And the award for clunkiest movie title goes to....

http://equestriansexualresponse.com/

It’s clunky all right. It’s awkward and sounds like a bad translation. Except it isn’t.
Actually, the concept isn’t all that bad for a coming-of-age tale, but I don’t think there was a marketing genius behind this one.

Just saying.

Okay, you had me confused for a second. I thought the title was an URL. In comparison, Equestrian Sexual Response seems mainstream.

For short but clunky, I’ll offer $ - a 1971 heist film starring Warren Beatty and Goldie Hawn. It’s confusing because you’re not sure what the title is: Dollar? Dollars? Dollar Sign?

Hard to beat To Wong Foo, Thanks for Everything, Julie Newmar for clunkiness.

With everybody in the movie industry on drugs in the 60s and 70s, titles got, um, stupid. There is a Venn diagram in which those overlap clunky.

Ffft.

Can Heironymus Merkin Ever Forget Mercy Humppe and Find True Happiness?

Eegah

The Incredibly Strange Creatures Who Stopped Living and Became Mixed-Up Zombies!!? and Rat Pfink a Boo Boo, a Ray Dennis Steckler must-see double feature.

There have been four movies in the last ten years titled F: - F, F, F. and F.. And that doesn’t include ‘F’ from the 1970s.

Is this the sequel to Zoo?

I’m kind of partial to Ballistic: Ecks vs. Sever … .

I’ve always thought Bad Lieutenant was a terrible name for a movie. It sounds like they’re reprimanding a dog. “Bad Lieutenant! Bad, bad boy! You give up your badge now.” The Bad Lieutenant would have been marginally better, though it would still have sounded like a children’s picture book.

Precious: Based on the Novel Push by Sapphire

A couple more which come to mind:

“The Effect of Gamma Rays on Man-in-the-moon Marigolds.”

and

“For Colored Girls who Have Considered Suicide When the Rainbow is Enuf.”

Apparently for the film version of "“For Colored Girls who Have Considered Suicide When the Rainbow is Enuf,” they’re shortening it to “For Colored Girls.”

Sssssss is, if not clunky, just sadistic. Great, you made a movie title you can’t pronounce, can’t spell right (with “spell” as in “get the right number of letters from memory”), and it’s stupid. You feel like a big man now?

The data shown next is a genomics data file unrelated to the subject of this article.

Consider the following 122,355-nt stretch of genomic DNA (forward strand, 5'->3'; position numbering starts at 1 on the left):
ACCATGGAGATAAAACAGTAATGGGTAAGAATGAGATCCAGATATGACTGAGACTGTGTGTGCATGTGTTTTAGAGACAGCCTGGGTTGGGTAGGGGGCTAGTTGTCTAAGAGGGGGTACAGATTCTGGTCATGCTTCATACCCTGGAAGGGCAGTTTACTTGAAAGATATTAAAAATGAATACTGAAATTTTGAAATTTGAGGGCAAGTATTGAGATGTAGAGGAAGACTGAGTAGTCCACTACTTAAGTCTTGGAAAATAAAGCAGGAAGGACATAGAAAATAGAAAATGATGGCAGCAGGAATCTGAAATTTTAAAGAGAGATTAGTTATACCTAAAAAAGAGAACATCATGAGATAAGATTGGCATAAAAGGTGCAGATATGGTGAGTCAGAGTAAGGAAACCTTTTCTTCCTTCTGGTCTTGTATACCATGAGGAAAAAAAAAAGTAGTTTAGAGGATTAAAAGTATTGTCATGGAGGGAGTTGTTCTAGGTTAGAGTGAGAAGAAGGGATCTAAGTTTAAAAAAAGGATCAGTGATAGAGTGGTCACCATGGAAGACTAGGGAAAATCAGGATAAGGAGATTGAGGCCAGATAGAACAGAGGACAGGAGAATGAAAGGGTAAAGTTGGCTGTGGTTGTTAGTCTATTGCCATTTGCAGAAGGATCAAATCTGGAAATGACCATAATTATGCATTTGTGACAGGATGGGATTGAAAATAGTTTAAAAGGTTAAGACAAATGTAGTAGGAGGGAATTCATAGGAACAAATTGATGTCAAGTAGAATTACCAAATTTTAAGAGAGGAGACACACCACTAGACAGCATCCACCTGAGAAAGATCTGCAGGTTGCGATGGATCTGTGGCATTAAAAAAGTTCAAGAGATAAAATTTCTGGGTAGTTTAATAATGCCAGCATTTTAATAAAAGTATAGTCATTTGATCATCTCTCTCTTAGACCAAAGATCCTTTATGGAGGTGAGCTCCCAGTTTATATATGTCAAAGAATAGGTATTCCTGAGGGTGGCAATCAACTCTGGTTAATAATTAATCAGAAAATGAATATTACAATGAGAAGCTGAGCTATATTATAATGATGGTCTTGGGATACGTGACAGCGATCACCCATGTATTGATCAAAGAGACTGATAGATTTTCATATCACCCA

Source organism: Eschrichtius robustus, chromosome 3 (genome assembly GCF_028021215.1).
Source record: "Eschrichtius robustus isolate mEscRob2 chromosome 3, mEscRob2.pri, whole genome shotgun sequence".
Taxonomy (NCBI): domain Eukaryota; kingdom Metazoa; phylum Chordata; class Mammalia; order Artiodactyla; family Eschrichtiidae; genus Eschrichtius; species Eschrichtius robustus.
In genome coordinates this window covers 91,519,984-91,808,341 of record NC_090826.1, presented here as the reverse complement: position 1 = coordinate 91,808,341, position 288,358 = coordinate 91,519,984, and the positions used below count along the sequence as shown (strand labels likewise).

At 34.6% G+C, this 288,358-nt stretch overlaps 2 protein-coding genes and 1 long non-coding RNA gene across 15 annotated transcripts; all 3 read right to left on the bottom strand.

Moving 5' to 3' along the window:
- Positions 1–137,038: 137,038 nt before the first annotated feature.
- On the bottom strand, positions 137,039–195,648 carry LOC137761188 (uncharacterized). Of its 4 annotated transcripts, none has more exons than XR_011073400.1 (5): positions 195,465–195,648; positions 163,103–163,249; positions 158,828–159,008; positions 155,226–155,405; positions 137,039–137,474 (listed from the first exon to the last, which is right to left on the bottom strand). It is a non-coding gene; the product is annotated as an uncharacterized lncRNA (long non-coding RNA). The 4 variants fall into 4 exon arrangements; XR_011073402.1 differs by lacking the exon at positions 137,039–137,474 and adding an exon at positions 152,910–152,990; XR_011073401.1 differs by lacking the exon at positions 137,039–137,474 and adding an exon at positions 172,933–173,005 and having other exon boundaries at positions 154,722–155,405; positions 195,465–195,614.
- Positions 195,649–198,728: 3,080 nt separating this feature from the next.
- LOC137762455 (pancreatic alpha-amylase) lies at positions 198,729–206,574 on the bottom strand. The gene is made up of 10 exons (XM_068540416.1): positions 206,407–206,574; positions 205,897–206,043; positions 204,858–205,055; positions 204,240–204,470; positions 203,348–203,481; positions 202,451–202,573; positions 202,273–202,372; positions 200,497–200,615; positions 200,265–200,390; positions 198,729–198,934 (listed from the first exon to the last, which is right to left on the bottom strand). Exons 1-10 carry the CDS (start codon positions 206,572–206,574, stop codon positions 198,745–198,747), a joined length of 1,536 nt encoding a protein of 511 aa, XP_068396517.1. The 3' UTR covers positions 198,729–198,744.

I was actually thinking of Ssssss! I came across it on the SciFi channel years ago and remember thinking it was bizarre but hilarious, right down to the title.

But on the plus side it had a Heather Menzies skinny dipping scene.

From the synopsis, I assume that the title is supposed to be Equine Sexual Response

Isn’t the titular equestrian around eleven years old? (I am not so naive, aged, and forgetful as to think that eleven-year-olds don’t have sexual feelings, but I’m not sure I want to see a movie about the little girl from Dexter getting damp panties.)

Win. I understand why they changed the title, because another recent movie was called push. Nevertheless, we don’t have “Die Hard: Based on the Novel Nothing Lasts Forever by Roderick Thorp.” Also, Sapphire is an incredibly stupid name to give yourself.

“Don’t Be a Menace to South Central While Drinking Your Juice in the Hood” is an odd title. I’m sure any clunkiness is intentional, here, though.

And for a movie that you’ve heard of there is this full title:

Dr. Strangelove or How I Learned To Stop Worrying And Love The Bomb

Originally planned by Kubrick to be a serious movie, the absurdity of the subject kept insisting on itself so he went with it.

[nitpick]Both plays, not movies[/nitpick]

And then, of course, there’s the film of the play
The Persecution and Assassination of Jean-Paul Marat as Performed by the Inmates of the Asylum of Charenton Under the Direction of the Marquis de Sade
by Peter Weiss. The newspapers (and marquees (Marquis?) ) inevitably made this Marat/Sade

In the originial German, it was
Die Verfolgung und Ermordung Jean Paul Marats dargestellt durch die Schauspielgruppe des Hospizes zu Charenton unter Anleitung des Herrn de Sade

And it wasn’t pronounced “Shah-day”

Star Wars: Episode I: The Phantom Menace

Too damned many colons.

Well that would explain all the crap.